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One of the largest earthquakes ever recorded struck central Chile this past Saturday, Feb. 28, 2010 while the country was in the midst of bicentennial celebrations of 200 years of independence from Spain. One visual art show in the capital city, Santiago, sanctioned for the bicentennial, eerily foreshadowed the country’s tragic future.

El terremoto de Chile (The Earthquake of Chile) preceded the catastrophic, real-life event by just two months. The instilation was on display in Santiago’s Museum of contemporary Art from October to December of 2009. The curator, Fernando Castro Flores, designed the show as a dialogue between the visual arts and literature, giving the show its foreboding pretext based on the story, The Earthquake of Chile, by the German, romantic writer Heinrich von Kleist. However, in light of recent events, the show seems more a dialogue between art and life, in one of its saddest simulacra.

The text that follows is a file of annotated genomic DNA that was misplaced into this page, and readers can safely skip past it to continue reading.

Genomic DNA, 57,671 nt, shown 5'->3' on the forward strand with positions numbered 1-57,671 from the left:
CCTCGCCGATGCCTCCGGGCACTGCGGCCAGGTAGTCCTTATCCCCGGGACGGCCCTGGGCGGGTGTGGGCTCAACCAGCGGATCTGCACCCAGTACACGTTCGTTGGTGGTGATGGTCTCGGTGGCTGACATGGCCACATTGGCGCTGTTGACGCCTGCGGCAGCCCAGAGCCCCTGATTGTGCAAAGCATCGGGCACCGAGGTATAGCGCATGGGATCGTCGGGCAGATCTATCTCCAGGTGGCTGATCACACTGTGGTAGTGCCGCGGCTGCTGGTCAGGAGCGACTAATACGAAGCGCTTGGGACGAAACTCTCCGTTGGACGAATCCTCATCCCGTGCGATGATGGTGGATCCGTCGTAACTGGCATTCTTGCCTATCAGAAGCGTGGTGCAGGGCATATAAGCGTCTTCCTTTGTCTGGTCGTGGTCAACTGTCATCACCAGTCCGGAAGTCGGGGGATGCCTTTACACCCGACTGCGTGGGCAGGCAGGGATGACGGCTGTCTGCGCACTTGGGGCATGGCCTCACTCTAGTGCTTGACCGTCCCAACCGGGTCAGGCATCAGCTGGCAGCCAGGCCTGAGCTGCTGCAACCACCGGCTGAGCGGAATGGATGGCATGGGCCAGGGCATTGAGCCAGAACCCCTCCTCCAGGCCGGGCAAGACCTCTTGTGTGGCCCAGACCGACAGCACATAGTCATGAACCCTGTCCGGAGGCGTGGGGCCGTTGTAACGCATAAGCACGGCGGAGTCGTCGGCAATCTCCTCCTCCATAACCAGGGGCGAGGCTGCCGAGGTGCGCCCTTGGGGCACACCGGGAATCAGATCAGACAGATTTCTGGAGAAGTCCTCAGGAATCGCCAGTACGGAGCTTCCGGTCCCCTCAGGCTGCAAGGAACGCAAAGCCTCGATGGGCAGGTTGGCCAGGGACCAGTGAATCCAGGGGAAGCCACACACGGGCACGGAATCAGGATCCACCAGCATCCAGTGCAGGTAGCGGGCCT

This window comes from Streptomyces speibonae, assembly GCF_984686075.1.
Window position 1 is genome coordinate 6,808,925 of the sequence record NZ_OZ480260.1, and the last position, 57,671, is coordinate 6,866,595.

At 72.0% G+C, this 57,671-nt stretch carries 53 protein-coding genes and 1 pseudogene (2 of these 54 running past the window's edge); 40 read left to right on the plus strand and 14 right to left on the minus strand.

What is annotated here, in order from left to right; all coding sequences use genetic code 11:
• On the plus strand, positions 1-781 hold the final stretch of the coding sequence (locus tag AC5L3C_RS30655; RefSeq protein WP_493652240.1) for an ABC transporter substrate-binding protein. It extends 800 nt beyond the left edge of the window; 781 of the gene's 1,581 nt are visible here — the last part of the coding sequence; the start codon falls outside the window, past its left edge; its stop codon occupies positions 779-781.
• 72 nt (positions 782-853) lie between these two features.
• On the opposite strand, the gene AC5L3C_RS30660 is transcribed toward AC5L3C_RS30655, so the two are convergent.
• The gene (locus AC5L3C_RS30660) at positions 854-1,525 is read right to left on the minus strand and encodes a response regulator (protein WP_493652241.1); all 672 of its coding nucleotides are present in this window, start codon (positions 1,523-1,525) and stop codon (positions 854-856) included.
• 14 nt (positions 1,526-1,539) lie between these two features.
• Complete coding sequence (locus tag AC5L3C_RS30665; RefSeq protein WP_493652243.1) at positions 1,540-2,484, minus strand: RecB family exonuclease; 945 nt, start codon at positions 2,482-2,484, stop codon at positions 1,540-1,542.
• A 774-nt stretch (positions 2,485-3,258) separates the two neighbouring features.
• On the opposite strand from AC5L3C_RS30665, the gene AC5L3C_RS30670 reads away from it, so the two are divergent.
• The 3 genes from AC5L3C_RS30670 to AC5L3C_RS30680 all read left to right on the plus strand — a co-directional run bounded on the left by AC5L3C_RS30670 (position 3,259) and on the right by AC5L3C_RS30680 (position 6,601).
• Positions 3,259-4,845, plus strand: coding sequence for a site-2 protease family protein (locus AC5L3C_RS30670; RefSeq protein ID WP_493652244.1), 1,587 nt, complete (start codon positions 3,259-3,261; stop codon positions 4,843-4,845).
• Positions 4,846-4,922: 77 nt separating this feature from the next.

A strange and unsettling pairing, below are images from the Santiago art exhibit alongside photos of the actual earthquake that hit Chile only two months later.

Francisca Garcia. Catastrophe. 2009.

Residents of Concepion, Chile look at a collapsed building. 2010.

Fernando Prats. Seismograph of Chile. 2009.

A resident of Talca, Chile, walks amid debris of a destroyed house. 2010.

Pablo Ferrer. Excavation. 2009.

Overturned cars on a destroyed highway in Santiago. 2010.

Nury Gonzales. Veiled Dream. 2009.

Destroyed walls of a hotel in Vina del Mar. 2010.

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